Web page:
34. Forecast Actual Smoothed Smoothed Including Month(t) Demand (At) Forecast, Ft Trend, Tt Trend, FITt 1 12 11 2 13.00 2 17 12.80 1.92 3 20 4 19 5 24 6 21 7 31 8 28 9 36 10 Exponential Smoothing with Trend Adjustment Example Step 3: Calculate FIT for Month 2 FIT2 = F2 + T1 FIT2 = 12.8 + 1.92 = 14.72 units Table 4.1

  35. Forecast Actual Smoothed Smoothed Including Month(t) Demand (At) Forecast, Ft Trend, Tt Trend, FITt 1 12 11 2 13.00 2 17 12.80 1.92 14.72 3 20 4 19 5 24 6 21 7 31 8 28 9 36 10 Exponential Smoothing with Trend Adjustment Example 15.18 2.10 17.28 17.82 2.32 20.14 19.91 2.23 22.14 22.51 2.38 24.89 24.11 2.07 26.18 27.14 2.45 29.59 29.28 2.32 31.60 32.48 2.68 35.16 Table 4.1

  36. 35 – 30 – 25 – 20 – 15 – 10 – 5 – 0 – Actual demand (At) Product demand Forecast including trend (FITt) | | | | | | | | | 1 2 3 4 5 6 7 8 9 Time (month) Exponential Smoothing with Trend Adjustment Example Figure 4.3

  37. ^ y = a + bx ^ where y = computed value of the variable to be predicted (dependent variable) a = y-axis intercept b = slope of the regression line x = the independent variable Trend Projections Fitting a trend line to historical data points to project into the medium-to-long-range Linear trends can be found using the least squares technique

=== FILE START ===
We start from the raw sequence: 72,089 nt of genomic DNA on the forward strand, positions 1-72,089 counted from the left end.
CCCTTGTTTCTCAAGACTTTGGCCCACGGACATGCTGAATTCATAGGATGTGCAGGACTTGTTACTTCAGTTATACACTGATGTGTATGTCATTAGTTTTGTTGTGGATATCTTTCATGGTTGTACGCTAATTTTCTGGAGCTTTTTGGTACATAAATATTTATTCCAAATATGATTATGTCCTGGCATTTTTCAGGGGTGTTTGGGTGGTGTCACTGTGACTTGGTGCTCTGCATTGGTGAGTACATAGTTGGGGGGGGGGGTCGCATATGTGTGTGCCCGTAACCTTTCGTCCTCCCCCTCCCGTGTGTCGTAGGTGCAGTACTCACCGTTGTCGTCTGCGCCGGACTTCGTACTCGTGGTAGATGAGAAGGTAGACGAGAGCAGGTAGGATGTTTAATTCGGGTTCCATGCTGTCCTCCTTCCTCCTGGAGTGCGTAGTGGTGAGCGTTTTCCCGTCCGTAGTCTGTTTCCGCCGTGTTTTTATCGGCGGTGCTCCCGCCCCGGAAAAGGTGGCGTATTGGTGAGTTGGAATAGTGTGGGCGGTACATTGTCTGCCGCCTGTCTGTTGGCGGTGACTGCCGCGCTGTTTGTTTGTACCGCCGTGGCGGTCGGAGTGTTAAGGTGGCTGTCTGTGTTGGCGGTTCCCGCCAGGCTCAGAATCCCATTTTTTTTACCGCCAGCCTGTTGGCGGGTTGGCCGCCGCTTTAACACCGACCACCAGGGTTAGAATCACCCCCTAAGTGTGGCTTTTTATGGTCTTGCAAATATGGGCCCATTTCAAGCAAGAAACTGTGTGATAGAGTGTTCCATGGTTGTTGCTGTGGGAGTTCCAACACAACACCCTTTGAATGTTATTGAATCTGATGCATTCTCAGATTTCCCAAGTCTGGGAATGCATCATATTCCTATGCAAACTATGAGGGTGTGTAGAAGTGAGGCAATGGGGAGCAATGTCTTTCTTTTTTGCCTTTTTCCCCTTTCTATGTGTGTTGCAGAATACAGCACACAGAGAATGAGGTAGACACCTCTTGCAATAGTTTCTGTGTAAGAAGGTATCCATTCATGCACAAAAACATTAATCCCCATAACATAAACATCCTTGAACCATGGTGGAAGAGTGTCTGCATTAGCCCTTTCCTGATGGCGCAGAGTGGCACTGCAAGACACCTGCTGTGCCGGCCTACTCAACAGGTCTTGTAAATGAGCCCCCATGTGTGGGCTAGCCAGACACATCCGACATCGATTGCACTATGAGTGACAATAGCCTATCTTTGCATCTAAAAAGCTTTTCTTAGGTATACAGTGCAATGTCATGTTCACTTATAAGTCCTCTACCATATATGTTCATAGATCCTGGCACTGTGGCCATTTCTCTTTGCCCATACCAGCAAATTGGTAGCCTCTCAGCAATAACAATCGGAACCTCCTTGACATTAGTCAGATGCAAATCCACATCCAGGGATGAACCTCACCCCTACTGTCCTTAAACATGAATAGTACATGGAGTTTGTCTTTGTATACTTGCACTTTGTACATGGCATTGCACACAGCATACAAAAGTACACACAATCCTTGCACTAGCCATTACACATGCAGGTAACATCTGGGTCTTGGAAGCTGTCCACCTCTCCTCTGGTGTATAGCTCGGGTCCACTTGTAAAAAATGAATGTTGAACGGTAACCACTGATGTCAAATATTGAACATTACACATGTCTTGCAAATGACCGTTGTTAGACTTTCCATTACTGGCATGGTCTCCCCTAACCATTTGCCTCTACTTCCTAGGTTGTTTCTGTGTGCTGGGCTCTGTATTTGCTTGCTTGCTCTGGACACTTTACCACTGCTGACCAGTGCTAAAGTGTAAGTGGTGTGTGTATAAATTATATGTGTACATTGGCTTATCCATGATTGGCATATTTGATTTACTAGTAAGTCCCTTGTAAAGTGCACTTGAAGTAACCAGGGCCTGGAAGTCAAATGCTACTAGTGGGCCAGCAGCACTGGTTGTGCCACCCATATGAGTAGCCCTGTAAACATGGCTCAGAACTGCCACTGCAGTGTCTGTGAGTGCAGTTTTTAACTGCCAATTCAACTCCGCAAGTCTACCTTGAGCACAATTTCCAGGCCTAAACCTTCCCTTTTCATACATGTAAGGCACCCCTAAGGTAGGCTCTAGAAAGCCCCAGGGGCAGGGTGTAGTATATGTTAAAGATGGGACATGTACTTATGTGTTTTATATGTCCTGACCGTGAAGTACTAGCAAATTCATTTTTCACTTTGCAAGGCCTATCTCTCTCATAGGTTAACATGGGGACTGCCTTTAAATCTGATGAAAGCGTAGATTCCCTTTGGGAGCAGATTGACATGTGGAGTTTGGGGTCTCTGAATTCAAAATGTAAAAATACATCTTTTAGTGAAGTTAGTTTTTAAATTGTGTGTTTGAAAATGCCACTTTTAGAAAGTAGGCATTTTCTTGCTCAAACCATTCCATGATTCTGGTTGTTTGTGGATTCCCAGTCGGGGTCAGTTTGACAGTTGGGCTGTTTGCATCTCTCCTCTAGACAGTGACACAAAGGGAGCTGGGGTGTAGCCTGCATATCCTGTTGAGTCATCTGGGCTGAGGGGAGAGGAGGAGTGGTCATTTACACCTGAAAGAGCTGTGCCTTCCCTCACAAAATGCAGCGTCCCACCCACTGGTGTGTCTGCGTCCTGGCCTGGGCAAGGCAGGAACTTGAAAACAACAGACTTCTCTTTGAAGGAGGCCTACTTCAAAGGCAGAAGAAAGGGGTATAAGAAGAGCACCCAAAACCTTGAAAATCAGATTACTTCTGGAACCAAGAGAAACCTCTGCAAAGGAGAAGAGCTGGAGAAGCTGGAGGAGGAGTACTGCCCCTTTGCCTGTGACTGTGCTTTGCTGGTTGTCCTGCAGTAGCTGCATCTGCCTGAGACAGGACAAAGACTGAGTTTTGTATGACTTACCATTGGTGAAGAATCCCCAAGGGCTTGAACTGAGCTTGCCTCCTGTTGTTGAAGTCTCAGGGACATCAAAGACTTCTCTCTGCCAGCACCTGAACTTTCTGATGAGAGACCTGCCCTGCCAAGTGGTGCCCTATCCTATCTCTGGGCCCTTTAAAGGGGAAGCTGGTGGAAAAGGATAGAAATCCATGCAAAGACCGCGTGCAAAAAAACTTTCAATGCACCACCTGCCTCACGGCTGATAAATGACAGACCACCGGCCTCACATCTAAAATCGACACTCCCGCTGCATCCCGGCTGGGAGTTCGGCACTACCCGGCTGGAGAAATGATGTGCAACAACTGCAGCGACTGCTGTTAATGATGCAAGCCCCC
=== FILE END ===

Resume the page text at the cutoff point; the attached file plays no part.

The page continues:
38. Actual observation (y value) Deviation7 Deviation5 Deviation6 Deviation3 Values of Dependent Variable Deviation4 Deviation1 Deviation2 ^ Trend line, y = a + bx Time period Least Squares Method Figure 4.4

  39. Actual observation (y value) Deviation7 Deviation5 Deviation6 Deviation3 Values of Dependent Variable Deviation4 Deviation1 Deviation2 ^ Trend line, y = a + bx Time period Least Squares Method Least squares method minimizes the sum of the squared errors (deviations) Figure 4.4

  40. Sxy - nxy Sx2 - nx2 b = ^ y = a + bx a = y - bx Least Squares Method Equations to calculate the regression variables

  41. Time Electrical Power Year Period (x) Demand x2 xy 1999 1 74 1 74 2000 2 79 4 158 2001 3 80 9 240 2002 4 90 16 360 2003 5 105 25 525 2004 6 142 36 852 2005 7 122 49 854 ∑x = 28 ∑y = 692 ∑x2 = 140 ∑xy = 3,063 x = 4 y = 98.86 3,063 - (7)(4)(98.86) 140 - (7)(42) a = y - bx = 98.86 - 10.54(4) = 56.70 ∑xy - nxy ∑x2 - nx2 b = = = 10.54 Least Squares Example

  42. Time Electrical Power Year Period (x) Demand x2 xy 1999 1 74 1 74 2000 2 79 4 158 2001 3 80 9 240 2002 4 90 16 360 2003 5 105 25 525 2004 6 142 36 852 2005 7 122 49 854 Sx = 28 Sy = 692 Sx2 = 140 Sxy = 3,063 x = 4 y = 98.86 The trend line is ^ y = 56.70 + 10.54x 3,063 - (7)(4)(98.86) 140 - (7)(42) a = y - bx = 98.86 - 10.54(4) = 56.70 Sxy - nxy Sx2 - nx2 b = = = 10.54 Least Squares Example